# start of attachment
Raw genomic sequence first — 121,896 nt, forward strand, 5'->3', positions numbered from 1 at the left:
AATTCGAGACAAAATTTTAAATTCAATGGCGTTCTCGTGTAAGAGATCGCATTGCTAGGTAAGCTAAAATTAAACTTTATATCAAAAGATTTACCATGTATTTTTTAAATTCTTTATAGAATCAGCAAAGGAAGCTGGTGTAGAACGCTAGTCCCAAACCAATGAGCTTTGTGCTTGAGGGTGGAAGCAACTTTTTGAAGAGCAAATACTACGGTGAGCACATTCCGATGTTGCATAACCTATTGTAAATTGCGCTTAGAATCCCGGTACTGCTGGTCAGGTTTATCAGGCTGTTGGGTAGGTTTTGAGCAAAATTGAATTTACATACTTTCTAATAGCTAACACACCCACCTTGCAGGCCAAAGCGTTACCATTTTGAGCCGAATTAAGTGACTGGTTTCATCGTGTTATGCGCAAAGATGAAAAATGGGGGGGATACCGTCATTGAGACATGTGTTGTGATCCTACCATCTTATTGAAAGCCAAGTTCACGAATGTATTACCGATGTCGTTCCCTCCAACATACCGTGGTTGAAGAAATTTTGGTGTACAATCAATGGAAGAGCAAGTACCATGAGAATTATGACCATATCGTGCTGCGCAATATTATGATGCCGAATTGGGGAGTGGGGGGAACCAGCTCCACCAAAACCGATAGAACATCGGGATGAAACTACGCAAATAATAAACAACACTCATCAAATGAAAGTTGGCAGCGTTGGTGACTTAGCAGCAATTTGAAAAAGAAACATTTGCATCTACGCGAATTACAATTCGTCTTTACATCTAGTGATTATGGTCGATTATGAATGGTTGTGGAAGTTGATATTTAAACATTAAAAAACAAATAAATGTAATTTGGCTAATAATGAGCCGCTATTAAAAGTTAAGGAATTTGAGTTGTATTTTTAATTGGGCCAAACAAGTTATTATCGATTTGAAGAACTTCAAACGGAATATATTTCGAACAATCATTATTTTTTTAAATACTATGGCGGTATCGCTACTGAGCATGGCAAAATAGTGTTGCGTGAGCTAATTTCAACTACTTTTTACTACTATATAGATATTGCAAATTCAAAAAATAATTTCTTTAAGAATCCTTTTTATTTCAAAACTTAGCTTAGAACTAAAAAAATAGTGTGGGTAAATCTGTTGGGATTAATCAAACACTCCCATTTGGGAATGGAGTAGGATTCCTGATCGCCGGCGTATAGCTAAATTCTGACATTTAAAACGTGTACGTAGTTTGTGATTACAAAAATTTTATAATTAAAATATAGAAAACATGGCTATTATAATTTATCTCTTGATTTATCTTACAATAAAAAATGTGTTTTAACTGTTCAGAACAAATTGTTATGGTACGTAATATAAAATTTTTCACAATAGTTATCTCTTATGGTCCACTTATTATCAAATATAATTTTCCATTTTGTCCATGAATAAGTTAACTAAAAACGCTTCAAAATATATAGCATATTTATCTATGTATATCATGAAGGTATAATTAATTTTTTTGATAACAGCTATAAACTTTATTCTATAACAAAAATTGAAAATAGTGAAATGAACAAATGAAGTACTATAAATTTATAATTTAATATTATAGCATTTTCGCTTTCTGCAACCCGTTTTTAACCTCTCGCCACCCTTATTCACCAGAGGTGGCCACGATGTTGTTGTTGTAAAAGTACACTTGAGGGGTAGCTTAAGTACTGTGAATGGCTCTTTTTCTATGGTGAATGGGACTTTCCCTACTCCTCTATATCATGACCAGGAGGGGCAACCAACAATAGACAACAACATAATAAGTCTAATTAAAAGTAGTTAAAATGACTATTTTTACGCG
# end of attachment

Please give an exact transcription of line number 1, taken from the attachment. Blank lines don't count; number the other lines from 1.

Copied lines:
Raw genomic sequence first — 121,896 nt, forward strand, 5'->3', positions numbered from 1 at the left: